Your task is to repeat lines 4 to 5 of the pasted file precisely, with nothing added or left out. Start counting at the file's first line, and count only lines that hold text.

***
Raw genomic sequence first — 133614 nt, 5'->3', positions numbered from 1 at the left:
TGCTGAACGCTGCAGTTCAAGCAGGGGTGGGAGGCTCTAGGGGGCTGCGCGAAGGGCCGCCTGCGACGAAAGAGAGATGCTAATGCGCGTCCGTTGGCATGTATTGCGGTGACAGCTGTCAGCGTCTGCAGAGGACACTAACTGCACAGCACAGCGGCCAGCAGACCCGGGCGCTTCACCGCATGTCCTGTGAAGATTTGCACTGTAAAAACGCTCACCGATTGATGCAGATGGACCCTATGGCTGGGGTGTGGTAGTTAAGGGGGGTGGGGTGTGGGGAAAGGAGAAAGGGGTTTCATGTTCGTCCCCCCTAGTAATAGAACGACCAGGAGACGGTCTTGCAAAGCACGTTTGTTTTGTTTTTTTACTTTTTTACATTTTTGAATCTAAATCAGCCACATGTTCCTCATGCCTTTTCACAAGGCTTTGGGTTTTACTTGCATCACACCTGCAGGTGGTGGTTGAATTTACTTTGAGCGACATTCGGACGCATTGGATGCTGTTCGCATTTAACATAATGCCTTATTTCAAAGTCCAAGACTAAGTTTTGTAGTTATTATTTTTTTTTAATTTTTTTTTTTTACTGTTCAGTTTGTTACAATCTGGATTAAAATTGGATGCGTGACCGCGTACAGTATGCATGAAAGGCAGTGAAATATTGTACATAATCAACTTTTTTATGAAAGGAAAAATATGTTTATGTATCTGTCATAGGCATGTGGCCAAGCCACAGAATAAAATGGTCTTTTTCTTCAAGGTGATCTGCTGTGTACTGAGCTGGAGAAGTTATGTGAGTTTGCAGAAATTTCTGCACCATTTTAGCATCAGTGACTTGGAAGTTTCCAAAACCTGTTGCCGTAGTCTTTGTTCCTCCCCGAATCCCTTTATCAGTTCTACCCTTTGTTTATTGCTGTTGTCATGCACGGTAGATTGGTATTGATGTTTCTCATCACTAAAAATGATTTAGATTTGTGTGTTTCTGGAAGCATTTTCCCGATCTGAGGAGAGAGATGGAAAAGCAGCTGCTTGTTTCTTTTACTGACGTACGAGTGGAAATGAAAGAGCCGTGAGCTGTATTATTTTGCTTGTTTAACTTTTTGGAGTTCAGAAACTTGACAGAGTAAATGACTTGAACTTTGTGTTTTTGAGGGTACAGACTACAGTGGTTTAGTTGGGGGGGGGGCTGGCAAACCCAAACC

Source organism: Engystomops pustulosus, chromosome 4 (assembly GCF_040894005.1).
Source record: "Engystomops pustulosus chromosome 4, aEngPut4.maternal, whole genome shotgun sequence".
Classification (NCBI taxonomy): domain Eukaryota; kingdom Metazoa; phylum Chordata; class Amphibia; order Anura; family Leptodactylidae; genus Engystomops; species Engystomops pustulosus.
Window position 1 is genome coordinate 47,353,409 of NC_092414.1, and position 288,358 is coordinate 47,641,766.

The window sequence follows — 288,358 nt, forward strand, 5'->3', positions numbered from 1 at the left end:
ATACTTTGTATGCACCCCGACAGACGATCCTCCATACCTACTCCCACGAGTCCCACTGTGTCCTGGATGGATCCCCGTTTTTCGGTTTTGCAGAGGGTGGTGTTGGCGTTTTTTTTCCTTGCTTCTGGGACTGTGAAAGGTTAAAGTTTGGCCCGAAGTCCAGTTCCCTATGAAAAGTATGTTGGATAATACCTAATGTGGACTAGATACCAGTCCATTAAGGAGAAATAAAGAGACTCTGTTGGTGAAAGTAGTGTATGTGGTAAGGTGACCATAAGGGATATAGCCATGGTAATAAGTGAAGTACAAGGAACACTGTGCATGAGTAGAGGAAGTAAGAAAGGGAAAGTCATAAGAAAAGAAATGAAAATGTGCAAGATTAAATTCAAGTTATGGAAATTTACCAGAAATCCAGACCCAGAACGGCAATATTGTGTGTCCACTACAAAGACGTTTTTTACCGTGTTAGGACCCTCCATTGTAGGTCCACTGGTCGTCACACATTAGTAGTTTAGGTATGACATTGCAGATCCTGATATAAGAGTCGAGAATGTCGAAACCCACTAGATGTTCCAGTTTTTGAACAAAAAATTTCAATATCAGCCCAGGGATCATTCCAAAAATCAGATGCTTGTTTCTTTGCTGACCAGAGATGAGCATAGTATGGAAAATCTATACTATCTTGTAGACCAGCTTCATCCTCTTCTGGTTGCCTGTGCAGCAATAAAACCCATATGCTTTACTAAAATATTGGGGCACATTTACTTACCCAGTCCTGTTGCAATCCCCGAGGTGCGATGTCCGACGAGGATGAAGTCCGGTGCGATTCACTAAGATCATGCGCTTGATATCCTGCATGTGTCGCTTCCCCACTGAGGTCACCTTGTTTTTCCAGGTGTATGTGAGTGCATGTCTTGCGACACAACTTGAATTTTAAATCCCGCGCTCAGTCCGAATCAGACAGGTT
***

Source record: "Engystomops pustulosus chromosome 4, aEngPut4.maternal, whole genome shotgun sequence".
Classification (NCBI taxonomy): domain Eukaryota; kingdom Metazoa; phylum Chordata; class Amphibia; order Anura; family Leptodactylidae; genus Engystomops; species Engystomops pustulosus.